College students in their final years of university often face a common hurdle: how to stand out among a host of other bright-eyed, yet relatively inexperienced candidates. Taunee Besson, career transitions expert and President and Principal Consultant at Dallas-based Career Dimensions offers advice applicable to both the greenest and the most seasoned candidates on how to catch the hiring manager’s eye. — Maurice Gilbert
Now that I’m finishing my senior year in college, it’s time to think seriously about my career. The career center at my university places at lot of students in their first jobs. That’s good news and bad news. I’m glad there are many companies recruiting at my school, but I’m concerned I will fade into the crowd competing for the same openings. How can I get noticed when I have very little work experience and a degree in history?
It’s human nature to want to feel special. Believe it or not, employers enjoy being pursued just as much as you do. If you focus your interest on them, they will be inclined to return the favor. Here are some tips for getting their attention:
Select Companies You Want to Interview
If you haven’t already, go to the career center and scan the list of companies recruiting on campus. Sign up to interview for the most intriguing entry-level jobs in your intended career. While you’re at the center, pick up recruiting literature from the firms with whom you’ve scheduled appointments. When you get back to your room, read their material carefully and note the ones who impress you.
Research These Companies Online
Before your interviews, head for your computer to checkout the websites of your targeted employers. Find out their mission, products and services, revenues, number and type of employees, locations, community activities, latest initiatives and key managers. What are three things that attract you about each of these companies? Now that you know more about them, do you prefer some versus others? Why?
If you want to take your research a step farther, find articles pertaining to the employers in national publications or newspapers. Reading just a few pieces will provide you with substantial insight.
Talk to Your Contacts as Well
You might also want to talk to your professors and school alums about the firms you’ll be interviewing. They may have insider information on corporate cultures and directions you can mention in your cover letters and interviews. Ask your contacts for their perceptions of these companies’ goals and how you might help achieve them.
Research Gives You a Competitive Edge
Finding out about an employer in advance will give you a tremendous edge over the job seekers who write resumes and interview cold. You will tailor cover letters to highlight your specific interest in the company. Your competition won’t. You’ll be asking interview questions about issues only informed people know. Few other candidates will. If you were a corporate recruiter, would you hire someone who’s clueless or an enthusiastic young professional who’s done her homework?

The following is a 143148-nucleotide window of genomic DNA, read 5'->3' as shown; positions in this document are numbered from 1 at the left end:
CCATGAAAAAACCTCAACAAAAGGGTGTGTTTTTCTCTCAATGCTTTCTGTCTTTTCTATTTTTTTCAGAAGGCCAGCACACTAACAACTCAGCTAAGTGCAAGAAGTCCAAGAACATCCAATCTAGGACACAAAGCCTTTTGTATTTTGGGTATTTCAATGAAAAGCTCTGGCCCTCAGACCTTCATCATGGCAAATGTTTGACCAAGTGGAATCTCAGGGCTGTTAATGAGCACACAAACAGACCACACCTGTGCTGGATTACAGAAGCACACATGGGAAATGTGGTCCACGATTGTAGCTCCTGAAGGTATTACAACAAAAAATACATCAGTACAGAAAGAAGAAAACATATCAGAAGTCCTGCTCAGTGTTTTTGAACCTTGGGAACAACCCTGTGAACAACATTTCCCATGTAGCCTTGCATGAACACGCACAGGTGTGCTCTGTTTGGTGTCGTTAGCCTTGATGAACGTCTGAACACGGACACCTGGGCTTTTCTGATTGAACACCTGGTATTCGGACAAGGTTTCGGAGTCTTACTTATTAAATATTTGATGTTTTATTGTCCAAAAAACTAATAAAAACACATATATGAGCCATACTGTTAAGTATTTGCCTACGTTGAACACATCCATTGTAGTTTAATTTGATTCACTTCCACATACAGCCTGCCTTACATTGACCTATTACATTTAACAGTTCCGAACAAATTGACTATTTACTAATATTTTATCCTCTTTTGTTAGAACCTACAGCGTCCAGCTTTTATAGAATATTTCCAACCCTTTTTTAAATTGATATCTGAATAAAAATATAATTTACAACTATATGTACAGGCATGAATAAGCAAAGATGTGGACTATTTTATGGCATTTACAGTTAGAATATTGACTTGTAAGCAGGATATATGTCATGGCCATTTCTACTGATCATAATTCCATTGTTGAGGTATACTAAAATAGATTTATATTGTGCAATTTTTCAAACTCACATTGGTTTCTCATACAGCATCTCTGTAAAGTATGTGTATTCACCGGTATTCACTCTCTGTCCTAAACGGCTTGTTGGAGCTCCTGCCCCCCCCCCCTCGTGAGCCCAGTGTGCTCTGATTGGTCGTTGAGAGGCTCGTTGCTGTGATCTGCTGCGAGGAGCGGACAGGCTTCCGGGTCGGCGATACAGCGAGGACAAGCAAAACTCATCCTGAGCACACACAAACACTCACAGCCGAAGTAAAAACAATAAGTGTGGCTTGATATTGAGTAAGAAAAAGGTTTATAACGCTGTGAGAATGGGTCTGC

Taunee Besson, CMF, is president of Career Dimensions, Inc., a consulting firm founded in 1979, which works with individual and corporate clients in career change; job search; executive, small business and life coaching; college major selection and talent management.
“One of the smartest minds in the career field,” according to Tony Lee (VP of CareerCast Operations at Adicio and former publisher of the Wall Street Journal’s Online Vertical Network), Besson began writing for the Dallas Times Herald in the early 80s. Having read several of her columns, Lee asked her to contribute regular articles to the Journal’s National Business Employment Weekly (NBEW) as well. Since then, she has been a triple award-winning columnist for CareerJournal.com and Senior Columnist for CareerCast.com, as well as WorkingWoman.com and Oxygen.com. At Lee’s request, Besson authored five editions of NBEW’s Premier Guide to Resumes and three of its Premier Guide to Cover Letters. She has also written articles and/or been quoted in The Wall Street Journal, The Dallas Morning News, Business Week, Time, Smart Money and Yahoo among others.
Taunee has worked on community nonprofit boards and committees for over 30 years including Girls Inc., Women’s Center of Dallas, Girl Scouts and Dallas Women’s Foundation, The Volunteers of America and Mortarboard, among others. She was a member of the Leadership Dallas in 1987 and Leadership America in 2003.
In 1994, the Dallas Chapter of the American Society for Training and Development chose her as its “Professional of the Year”. Her NBEW columns were selected for the “Ten Best Article Award” in 1990, 1994 and 1997. In 1999, Alpha Gamma Delta, a 200,000 member fraternal organization, named her as one of three “Distinguished Citizens” at its biannual international convention.Published by Conselium Executive Search, the global leader in compliance search.